Put a few small plates in the freezer as you'll use them to test the marmalade later.
Using a vegetable peeler, remove the zest in strips from lemons. Cut strips into 1-by-1/8 inch strips. With a knife, cut off all white membrane, or pith, from peeled lemons. Discard the pith and membranes.
Working with one piece at a time, set fruit on its cut end and use a sharp knife to remove the white pith from the outside. Be as precise as possible—you really don't want any of the pith left on the fruit, as it is terribly bitter. Discard the pith.
Hold the peeled fruit over large bowl to catch the juice and hold with one hand. Then use a sharp paring knife to cut out the sections, letting the sections drop into the bowl below. Pick out the seeds and set them aside. You'll actually use them later.
Once you've cut the sections out of the fruit, you'll be left with a handful of the membrane that separates the lemon sections. Over the bowl with squeeze out as the remaining juice into the bowl with the lemon sections. Discard the membranes. Again, do not throw the seeds away.
Fill a stock pot with 2 cups of water and bring to a boil over high heat. Once boiling, add the zest and continue boiling over high heat for 10 minutes. Drain the water from the saucepan, leaving the zest then fill the saucepan with 2 cups of water again. Place the stock pot over the stove over high heat and set the timer for 10 minutes. One last time drain the water from the saucepan, fill with 2 cups water, place over high heat and set the timer for 10 minutes. Drain one last time while leaving the zest.
Add the fruit juices, water and honey into the stock pot along with zest. Stir to dissolve the honey and bring everything to a boil, about 10 minutes.
While the lemon mixture is heating up, make the ‘pectin bag.’ Put the seeds in a double layer of cheesecloth. Lay a large layer of cheesecloth in a medium bowl or plate and add the seeds on top. Tie the ends of the cheesecloth together so the seeds are held inside. You’re essentially making a teabag out of the cheesecloth or a ‘pectin bag.’
Once the lemon mixture starts to boil, add the "pectin bag" to the mix. Let cook for about 45 minutes to 1 hour, stirring occasionally.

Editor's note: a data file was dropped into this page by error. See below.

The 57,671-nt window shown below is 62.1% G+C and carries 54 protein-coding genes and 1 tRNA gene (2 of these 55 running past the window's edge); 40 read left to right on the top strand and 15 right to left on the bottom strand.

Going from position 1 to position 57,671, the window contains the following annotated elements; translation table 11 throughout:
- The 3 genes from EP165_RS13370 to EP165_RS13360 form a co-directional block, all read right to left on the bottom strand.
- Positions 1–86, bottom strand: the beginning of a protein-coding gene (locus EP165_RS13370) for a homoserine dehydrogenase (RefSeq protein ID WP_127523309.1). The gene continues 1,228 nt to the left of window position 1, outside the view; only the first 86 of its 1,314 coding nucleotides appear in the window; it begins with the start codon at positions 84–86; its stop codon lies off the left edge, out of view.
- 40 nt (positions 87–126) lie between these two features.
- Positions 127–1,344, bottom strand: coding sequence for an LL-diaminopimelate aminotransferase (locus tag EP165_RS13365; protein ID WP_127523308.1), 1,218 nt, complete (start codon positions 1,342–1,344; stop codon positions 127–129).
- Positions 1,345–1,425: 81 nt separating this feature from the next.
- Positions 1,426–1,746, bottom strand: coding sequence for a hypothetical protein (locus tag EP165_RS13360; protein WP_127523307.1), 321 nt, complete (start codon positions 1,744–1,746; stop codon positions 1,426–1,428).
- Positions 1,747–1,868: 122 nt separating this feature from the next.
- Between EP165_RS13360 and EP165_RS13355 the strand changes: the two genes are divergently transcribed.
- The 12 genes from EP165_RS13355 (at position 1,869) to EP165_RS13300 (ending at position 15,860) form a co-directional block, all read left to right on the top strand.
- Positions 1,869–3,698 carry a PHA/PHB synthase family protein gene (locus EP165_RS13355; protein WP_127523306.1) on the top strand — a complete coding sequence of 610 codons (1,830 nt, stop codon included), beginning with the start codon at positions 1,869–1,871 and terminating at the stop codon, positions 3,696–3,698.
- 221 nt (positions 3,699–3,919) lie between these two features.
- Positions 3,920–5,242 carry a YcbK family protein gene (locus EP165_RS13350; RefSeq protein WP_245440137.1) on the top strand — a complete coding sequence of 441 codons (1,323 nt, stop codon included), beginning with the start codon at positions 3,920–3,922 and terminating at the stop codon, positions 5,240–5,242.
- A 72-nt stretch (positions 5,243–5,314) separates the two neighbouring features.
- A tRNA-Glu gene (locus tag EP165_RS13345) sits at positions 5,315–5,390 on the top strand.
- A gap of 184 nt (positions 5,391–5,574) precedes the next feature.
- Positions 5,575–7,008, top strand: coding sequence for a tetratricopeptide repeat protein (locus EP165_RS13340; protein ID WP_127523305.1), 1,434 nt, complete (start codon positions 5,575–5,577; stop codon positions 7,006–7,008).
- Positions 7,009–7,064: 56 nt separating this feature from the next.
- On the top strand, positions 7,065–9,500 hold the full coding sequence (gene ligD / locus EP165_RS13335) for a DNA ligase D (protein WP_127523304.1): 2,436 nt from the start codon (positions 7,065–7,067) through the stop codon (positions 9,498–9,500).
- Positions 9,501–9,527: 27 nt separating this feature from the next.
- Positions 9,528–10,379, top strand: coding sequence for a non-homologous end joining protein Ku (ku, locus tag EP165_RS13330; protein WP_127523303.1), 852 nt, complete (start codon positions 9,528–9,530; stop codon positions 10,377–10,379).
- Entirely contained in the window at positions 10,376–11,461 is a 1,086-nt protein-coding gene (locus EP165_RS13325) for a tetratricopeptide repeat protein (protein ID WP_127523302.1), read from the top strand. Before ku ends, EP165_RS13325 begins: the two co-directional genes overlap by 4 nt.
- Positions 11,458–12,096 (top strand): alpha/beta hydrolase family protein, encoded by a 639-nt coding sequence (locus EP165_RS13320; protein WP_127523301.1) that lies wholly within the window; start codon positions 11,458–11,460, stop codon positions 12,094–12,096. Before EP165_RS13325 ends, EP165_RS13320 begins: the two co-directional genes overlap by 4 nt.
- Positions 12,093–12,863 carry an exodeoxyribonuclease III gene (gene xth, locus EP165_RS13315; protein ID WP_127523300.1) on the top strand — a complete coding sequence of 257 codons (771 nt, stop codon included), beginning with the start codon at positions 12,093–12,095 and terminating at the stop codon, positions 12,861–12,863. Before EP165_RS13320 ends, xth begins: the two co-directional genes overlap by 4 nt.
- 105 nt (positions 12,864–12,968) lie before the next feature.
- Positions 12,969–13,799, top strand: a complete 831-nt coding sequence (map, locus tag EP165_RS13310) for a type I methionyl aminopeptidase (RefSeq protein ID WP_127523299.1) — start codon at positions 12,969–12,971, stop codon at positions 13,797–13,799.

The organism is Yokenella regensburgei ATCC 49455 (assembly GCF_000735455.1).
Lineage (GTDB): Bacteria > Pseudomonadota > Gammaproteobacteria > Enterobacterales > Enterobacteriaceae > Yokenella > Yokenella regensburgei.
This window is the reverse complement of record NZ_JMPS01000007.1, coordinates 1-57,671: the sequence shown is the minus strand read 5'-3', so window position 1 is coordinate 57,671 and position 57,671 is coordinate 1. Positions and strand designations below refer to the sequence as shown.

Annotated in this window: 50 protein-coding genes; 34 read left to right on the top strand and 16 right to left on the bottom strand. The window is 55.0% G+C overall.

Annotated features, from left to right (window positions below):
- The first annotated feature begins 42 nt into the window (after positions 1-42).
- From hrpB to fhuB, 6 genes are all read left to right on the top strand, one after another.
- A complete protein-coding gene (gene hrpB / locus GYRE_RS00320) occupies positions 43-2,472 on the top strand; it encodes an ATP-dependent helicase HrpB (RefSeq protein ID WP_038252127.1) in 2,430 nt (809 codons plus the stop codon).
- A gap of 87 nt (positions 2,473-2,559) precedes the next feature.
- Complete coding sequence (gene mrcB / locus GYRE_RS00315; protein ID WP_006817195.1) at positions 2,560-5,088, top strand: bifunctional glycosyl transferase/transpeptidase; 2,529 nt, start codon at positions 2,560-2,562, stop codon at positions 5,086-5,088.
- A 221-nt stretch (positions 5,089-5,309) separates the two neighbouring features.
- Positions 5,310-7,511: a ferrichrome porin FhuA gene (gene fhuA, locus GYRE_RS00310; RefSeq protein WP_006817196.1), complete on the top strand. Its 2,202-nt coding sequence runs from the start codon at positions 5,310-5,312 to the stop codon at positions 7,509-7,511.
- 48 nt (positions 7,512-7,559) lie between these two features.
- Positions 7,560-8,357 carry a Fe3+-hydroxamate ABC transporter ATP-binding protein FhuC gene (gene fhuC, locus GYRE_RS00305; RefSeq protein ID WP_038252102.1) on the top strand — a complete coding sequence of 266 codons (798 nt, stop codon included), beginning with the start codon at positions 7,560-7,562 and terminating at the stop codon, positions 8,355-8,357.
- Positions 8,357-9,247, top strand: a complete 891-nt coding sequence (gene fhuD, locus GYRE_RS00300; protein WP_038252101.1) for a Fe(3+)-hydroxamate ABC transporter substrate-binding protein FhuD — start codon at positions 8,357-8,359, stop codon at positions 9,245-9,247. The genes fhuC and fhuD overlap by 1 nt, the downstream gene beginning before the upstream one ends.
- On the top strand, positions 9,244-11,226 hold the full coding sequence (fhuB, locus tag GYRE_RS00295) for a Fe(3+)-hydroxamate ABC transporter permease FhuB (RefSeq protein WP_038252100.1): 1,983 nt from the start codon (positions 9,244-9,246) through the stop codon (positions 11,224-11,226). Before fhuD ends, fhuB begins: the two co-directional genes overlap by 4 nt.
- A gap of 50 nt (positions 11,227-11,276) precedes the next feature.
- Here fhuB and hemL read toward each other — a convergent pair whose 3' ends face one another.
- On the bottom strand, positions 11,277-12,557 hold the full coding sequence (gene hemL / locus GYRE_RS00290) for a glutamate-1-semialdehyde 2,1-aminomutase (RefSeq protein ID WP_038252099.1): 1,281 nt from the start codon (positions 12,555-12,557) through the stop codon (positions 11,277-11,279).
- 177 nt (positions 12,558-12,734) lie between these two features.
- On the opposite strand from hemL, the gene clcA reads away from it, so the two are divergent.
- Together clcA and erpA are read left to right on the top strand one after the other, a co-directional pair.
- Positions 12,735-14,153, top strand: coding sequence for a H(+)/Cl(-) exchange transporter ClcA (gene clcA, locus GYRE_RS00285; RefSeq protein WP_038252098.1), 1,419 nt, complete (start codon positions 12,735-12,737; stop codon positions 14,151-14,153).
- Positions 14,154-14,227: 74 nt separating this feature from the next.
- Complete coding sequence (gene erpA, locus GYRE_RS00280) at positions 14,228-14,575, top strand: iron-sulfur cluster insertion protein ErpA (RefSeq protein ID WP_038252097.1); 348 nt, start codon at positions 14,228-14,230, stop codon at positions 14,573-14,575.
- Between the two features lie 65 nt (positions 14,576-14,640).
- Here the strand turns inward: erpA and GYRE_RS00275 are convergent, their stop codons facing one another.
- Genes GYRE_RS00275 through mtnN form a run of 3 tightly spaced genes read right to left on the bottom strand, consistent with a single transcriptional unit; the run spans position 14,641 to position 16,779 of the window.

For the final marmalade to set, it needs to be 220 F for at least 5 minutes. You can use a candy thermometer, but if you don't have one, you will need to do several tests using those frozen plates. If you’re not using a candy thermometer, make sure to watch it as it thickens. It’s easy to get distracted and forget about it on the stove.
After the marmalade has reached 220 F and stayed there for 5 minutes, you test the marmalade by dropping a spoonful of the mixture on one of the chilled plates you set in the freezer earlier. Let it sit for a minute, swirl the plate to spread the marmalade, then drag your finger through the mixture. If the marmalade is ready, it will leave a clean track behind it. The mixture will have also reduced and be thicker than water. When you hold your spoon up, you will notice that the liquid doesn’t roll off the spoon as quickly. You don’t want it to look super thicker and already like marmalade as it will continue to thicken as it cools. If it’s already super thick then it was end up hardening as it cools and won’t spread.
Once it’s finished cooking, remove the pectin bag from the marmalade. Use a large spoon to press the bag against the side of the pot to get as much of the marmalade out of the bag as possible. Discard the bag and its contents.
Remove the pot from the heat and let the marmalade mixture sit for about 5-10 minutes before transferring it to the jars. You’ll want it to cool slightly before transferring it to jars.